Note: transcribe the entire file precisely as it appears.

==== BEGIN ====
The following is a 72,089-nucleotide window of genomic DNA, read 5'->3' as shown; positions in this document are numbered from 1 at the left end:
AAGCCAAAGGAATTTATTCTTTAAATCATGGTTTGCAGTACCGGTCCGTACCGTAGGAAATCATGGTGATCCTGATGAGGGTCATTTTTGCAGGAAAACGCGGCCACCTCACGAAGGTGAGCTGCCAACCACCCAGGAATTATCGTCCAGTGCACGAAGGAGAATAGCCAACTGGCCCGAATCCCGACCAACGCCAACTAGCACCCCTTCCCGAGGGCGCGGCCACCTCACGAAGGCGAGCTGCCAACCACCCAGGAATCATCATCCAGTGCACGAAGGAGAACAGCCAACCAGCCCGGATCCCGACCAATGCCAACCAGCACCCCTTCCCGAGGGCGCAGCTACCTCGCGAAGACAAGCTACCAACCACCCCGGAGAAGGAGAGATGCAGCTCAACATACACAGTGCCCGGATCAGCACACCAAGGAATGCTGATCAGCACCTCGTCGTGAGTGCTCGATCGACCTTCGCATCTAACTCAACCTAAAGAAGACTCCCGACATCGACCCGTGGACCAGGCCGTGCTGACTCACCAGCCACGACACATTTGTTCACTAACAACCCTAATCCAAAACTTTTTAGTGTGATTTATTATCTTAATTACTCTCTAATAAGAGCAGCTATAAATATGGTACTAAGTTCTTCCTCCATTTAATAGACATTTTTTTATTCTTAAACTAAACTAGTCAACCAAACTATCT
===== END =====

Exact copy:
The following is a 72,089-nucleotide window of genomic DNA, read 5'->3' as shown; positions in this document are numbered from 1 at the left end:
AAGCCAAAGGAATTTATTCTTTAAATCATGGTTTGCAGTACCGGTCCGTACCGTAGGAAATCATGGTGATCCTGATGAGGGTCATTTTTGCAGGAAAACGCGGCCACCTCACGAAGGTGAGCTGCCAACCACCCAGGAATTATCGTCCAGTGCACGAAGGAGAATAGCCAACTGGCCCGAATCCCGACCAACGCCAACTAGCACCCCTTCCCGAGGGCGCGGCCACCTCACGAAGGCGAGCTGCCAACCACCCAGGAATCATCATCCAGTGCACGAAGGAGAACAGCCAACCAGCCCGGATCCCGACCAATGCCAACCAGCACCCCTTCCCGAGGGCGCAGCTACCTCGCGAAGACAAGCTACCAACCACCCCGGAGAAGGAGAGATGCAGCTCAACATACACAGTGCCCGGATCAGCACACCAAGGAATGCTGATCAGCACCTCGTCGTGAGTGCTCGATCGACCTTCGCATCTAACTCAACCTAAAGAAGACTCCCGACATCGACCCGTGGACCAGGCCGTGCTGACTCACCAGCCACGACACATTTGTTCACTAACAACCCTAATCCAAAACTTTTTAGTGTGATTTATTATCTTAATTACTCTCTAATAAGAGCAGCTATAAATATGGTACTAAGTTCTTCCTCCATTTAATAGACATTTTTTTATTCTTAAACTAAACTAGTCAACCAAACTATCT